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SC Railing is now Trex Commercial Products

BY HBSDealer Staff

SC Railing has been renamed and rebranded as Trex Commercial Products following its acquisition by Trex. 

According to a statement issued by Trex, the name change more closely aligns the subsidiary with its new corporate parent while establishing Trex as a major brand name in the commercial building arena.

“SC Railing has earned a reputation as the ‘go-to’ railing supplier for commercial architects and specifiers,” said James Cline, president and CEO of Trex Company. “From stadiums and large public works to universities and hospitals, SC Railing has been involved with many of the largest and most recognized commercial building projects in the country. We look forward to carrying on that legacy and to serving an even wider audience with Trex Commercial Products.”

Trex finalized its acquisition of SC Railing Company, based in Minneapolis, Minn., this past August. The company specializes in architectural railings for commercial applications, including the engineering and marketing of railing systems, aluminum systems, and custom railing solutions.

Cline noted that the company name is the only thing that is changing. Trex Commercial Products will operate out of the existing SC Company facilities in Brooklyn Park, Minn. and Fort Mill, S.C., and will continue to be managed by the same leadership team and sales network.

“All of the things that have made SC Railing a supplier of choice – our people, our products and our commitment to customer service – will remain unchanged,” said John Lewis, CEO of SC Company and now President and CEO of Trex Commercial Products. “If anything, these assets will become even stronger thanks to the tremendous resources now at our disposal as part of the Trex family.”

Based in Winchester, Va., Trex is a category leader in the composite decking and outdoor living products markets. 

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HBSDealer Stock Watch: Monday’s market blues

BY HBSDealer Staff

Despite gains from HD and LOW, the majority of hardware and building supply stocks declined on Monday. Red numbers included CENT, down 2.8%; TREX, down 2.9%; and USG, down 2.4%.

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Commercial contractor optimism remains solid

BY HBSDealer Staff

Confidence in the commercial construction industry appears to be strong, despite concerns about jobsite efficiency and labor productivity.

According to the Q4 2017 USG Corporation + U.S. Chamber of Commerce Commercial Construction Index, optimism remains high in the commercial construction industry with 57% percent of contractors expecting to hire in the next 6 months and a large majority reporting stable or increased revenue expectations in the next year. The Q4 composite score is 74, up one point from Q3.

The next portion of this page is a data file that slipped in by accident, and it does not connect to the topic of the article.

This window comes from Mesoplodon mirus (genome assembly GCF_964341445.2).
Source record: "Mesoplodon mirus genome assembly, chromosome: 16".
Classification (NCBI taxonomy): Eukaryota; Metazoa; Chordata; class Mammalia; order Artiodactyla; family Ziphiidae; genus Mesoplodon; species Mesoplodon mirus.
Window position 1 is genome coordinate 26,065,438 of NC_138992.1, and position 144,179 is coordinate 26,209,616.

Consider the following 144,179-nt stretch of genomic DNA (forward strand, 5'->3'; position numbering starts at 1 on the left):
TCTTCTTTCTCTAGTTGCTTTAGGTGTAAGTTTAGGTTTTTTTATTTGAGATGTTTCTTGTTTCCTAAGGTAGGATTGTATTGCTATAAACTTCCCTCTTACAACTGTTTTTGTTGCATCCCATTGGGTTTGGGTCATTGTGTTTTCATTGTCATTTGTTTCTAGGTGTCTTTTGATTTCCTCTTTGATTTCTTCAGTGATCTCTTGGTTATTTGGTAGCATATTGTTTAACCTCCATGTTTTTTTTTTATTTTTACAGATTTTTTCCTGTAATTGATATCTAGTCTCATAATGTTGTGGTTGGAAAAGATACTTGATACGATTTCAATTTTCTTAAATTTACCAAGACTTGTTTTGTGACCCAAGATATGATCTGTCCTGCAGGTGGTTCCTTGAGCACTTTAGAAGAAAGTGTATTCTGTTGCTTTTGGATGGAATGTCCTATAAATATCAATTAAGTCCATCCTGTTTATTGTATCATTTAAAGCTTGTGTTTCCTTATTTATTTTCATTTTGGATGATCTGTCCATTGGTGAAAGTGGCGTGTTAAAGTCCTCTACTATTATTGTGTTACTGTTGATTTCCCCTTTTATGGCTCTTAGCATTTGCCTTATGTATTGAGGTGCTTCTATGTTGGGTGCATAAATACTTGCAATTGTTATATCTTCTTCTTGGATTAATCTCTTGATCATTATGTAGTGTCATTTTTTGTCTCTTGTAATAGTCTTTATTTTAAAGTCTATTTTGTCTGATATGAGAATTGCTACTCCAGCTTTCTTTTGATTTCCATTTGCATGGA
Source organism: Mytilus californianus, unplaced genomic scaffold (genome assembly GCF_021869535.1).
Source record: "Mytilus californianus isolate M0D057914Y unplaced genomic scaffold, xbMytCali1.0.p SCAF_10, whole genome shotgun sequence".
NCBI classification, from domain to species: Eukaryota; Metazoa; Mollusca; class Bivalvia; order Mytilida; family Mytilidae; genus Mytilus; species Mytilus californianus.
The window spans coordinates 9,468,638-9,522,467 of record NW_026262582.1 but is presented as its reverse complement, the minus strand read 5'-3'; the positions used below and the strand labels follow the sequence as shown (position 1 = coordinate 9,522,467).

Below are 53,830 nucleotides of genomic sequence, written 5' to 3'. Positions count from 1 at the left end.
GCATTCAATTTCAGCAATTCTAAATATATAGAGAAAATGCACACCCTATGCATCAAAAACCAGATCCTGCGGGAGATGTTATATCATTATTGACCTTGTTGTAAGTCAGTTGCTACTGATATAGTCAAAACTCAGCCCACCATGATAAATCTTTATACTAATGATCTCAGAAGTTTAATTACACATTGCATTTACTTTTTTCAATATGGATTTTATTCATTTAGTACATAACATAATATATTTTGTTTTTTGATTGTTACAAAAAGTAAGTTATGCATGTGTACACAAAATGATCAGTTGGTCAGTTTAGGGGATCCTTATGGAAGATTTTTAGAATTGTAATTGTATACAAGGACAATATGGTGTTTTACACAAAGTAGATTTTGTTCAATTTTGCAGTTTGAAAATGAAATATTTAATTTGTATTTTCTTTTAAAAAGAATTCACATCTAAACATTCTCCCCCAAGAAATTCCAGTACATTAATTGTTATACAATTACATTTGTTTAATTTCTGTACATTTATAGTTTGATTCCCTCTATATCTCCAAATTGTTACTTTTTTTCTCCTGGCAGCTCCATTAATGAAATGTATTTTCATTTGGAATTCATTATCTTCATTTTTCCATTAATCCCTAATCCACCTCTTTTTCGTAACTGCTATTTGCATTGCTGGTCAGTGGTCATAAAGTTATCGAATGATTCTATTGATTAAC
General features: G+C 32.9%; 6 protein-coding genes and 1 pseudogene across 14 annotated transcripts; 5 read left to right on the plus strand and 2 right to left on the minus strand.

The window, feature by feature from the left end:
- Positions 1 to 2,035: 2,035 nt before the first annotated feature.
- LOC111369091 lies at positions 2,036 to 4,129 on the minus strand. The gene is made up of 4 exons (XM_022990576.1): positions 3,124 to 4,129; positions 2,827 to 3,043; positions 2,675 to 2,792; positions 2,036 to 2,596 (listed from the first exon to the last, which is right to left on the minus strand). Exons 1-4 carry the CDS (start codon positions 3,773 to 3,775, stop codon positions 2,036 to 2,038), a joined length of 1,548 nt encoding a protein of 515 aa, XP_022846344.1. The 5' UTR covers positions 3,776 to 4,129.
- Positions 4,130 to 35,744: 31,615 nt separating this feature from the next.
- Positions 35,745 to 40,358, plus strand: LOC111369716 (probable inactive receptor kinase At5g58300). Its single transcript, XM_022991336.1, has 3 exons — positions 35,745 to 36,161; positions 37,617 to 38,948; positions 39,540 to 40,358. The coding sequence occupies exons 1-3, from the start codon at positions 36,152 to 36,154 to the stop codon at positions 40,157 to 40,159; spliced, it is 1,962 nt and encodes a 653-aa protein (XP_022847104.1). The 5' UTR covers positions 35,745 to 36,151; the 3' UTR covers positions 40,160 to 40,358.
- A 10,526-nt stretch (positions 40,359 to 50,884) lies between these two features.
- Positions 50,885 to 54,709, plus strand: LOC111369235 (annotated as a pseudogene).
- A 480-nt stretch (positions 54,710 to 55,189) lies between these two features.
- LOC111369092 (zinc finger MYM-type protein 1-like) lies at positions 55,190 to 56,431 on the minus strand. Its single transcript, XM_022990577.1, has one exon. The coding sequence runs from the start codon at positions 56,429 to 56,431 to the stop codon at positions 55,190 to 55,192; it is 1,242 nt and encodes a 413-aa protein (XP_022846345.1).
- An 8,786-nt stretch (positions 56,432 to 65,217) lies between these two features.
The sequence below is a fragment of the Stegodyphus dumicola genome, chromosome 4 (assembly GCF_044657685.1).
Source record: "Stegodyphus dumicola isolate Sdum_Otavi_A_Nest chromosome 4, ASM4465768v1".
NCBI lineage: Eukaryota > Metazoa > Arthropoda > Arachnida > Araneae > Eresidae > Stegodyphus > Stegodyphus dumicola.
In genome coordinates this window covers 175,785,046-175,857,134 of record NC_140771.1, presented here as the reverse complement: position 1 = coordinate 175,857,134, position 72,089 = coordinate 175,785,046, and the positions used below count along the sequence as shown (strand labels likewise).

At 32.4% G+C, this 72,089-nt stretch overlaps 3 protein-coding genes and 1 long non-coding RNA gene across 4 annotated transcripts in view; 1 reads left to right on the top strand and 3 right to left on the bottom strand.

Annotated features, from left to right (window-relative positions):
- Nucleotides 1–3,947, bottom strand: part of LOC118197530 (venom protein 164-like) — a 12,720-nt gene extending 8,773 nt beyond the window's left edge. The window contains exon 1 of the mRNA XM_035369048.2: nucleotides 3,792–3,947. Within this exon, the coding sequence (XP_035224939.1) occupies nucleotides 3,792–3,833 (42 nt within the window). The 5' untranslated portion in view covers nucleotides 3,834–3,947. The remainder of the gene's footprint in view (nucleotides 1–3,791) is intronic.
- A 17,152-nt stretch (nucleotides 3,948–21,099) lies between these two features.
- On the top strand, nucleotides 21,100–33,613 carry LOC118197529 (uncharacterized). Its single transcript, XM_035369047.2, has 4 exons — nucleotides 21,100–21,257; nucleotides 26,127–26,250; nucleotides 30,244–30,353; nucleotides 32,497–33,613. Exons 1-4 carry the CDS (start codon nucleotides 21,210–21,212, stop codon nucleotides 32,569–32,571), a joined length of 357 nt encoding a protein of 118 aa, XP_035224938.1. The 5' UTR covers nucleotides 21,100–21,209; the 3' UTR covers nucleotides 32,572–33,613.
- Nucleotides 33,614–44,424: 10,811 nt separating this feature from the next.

However, nearly 90% of contractors do not consider jobsites to be very efficient while 45% of contractors identified labor productivity as the key to achieving jobsite efficiency, followed by jobsite logistics, and project management, according to the index released today. About 45% contractors reported the use of prefabricated building components to be the top means of improving labor productivity.

“Commercial contractors remain optimistic about the industry outlook, although labor productivity and costs are hindering jobsite efficiency,” said Jennifer Scanlon, president and CEO of USG Corporation. “There is an urgent need for innovations in building materials and workforce development programs.”

More than 50% of contractors expect to hire workers in the next six months, yet concerns about the cost of skilled labor and the adequacy of worker skills have remained steady throughout all four quarters of 2017. The report reviled that 42% of contractors predict finding skilled workers will worsen in the next 6 months, and 92 percent note they are at least moderately concerned about the skill level of the workforce, with heightened demand particularly in the plaster and drywall trades.

“The commercial construction industry is essential to the U.S. economy – when America is building or re-building, America is growing. It’s great news that the majority of these companies are ready to hire,” said Thomas Donohue, president and CEO of the U.S. Chamber. “As worker shortages persist across industries, sectors like commercial construction will have to find solutions through new innovations, technology, and training to continue growing and moving the broader U.S. economy forward.”

The Index looks at the results of three leading indicators to gauge confidence in the commercial construction industry – backlog levels, new business opportunities and revenue forecasts – generating a composite index on a scale of 0 to 100 that serves as an indicator of health for the contractor segment on a quarterly basis. The Q4 2017 composite score was 74, up one point

from Q3, representing a consistent sentiment of health in the sector.

On average, contractors currently hold 9.4 months of backlog, relatively close to the average ideal amount of 12.5 months, continuing the stability of the market, although there is still room for growth. Down two points from Q3, this represents 75% of their ideal backlog levels.

Nearly all, or 99%, of contractors report high or moderate confidence in the demand for commercial construction while 34% believe the market will continue to provide strong opportunities for the next 24 months.

About 47% of contractors expect to see an increase in revenue in the next year. The percentage has increased over the last two quarters from 41% in Q3 and 40% in Q2.

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